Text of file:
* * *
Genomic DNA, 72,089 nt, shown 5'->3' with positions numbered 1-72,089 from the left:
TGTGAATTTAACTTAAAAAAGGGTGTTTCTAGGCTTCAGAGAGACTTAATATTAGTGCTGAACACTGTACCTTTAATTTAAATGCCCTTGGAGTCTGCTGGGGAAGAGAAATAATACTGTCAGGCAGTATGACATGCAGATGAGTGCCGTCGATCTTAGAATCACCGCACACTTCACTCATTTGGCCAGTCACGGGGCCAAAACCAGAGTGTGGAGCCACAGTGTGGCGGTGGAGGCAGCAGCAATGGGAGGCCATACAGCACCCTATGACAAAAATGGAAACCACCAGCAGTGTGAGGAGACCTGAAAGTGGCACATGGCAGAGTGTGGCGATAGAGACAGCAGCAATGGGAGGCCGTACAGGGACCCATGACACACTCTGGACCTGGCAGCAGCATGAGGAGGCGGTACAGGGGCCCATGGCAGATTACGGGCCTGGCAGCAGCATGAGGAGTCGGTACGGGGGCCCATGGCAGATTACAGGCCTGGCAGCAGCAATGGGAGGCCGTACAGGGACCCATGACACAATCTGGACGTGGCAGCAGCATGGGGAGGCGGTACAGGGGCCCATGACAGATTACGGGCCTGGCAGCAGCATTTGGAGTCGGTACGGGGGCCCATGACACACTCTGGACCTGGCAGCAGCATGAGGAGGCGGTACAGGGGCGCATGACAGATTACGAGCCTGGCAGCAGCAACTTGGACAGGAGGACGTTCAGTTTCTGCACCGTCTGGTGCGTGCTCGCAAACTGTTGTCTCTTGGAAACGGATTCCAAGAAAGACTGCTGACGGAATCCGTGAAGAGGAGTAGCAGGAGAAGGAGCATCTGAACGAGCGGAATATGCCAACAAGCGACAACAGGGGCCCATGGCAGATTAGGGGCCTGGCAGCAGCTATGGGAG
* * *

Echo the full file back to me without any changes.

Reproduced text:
Genomic DNA, 72,089 nt, shown 5'->3' with positions numbered 1-72,089 from the left:
TGTGAATTTAACTTAAAAAAGGGTGTTTCTAGGCTTCAGAGAGACTTAATATTAGTGCTGAACACTGTACCTTTAATTTAAATGCCCTTGGAGTCTGCTGGGGAAGAGAAATAATACTGTCAGGCAGTATGACATGCAGATGAGTGCCGTCGATCTTAGAATCACCGCACACTTCACTCATTTGGCCAGTCACGGGGCCAAAACCAGAGTGTGGAGCCACAGTGTGGCGGTGGAGGCAGCAGCAATGGGAGGCCATACAGCACCCTATGACAAAAATGGAAACCACCAGCAGTGTGAGGAGACCTGAAAGTGGCACATGGCAGAGTGTGGCGATAGAGACAGCAGCAATGGGAGGCCGTACAGGGACCCATGACACACTCTGGACCTGGCAGCAGCATGAGGAGGCGGTACAGGGGCCCATGGCAGATTACGGGCCTGGCAGCAGCATGAGGAGTCGGTACGGGGGCCCATGGCAGATTACAGGCCTGGCAGCAGCAATGGGAGGCCGTACAGGGACCCATGACACAATCTGGACGTGGCAGCAGCATGGGGAGGCGGTACAGGGGCCCATGACAGATTACGGGCCTGGCAGCAGCATTTGGAGTCGGTACGGGGGCCCATGACACACTCTGGACCTGGCAGCAGCATGAGGAGGCGGTACAGGGGCGCATGACAGATTACGAGCCTGGCAGCAGCAACTTGGACAGGAGGACGTTCAGTTTCTGCACCGTCTGGTGCGTGCTCGCAAACTGTTGTCTCTTGGAAACGGATTCCAAGAAAGACTGCTGACGGAATCCGTGAAGAGGAGTAGCAGGAGAAGGAGCATCTGAACGAGCGGAATATGCCAACAAGCGACAACAGGGGCCCATGGCAGATTAGGGGCCTGGCAGCAGCTATGGGAG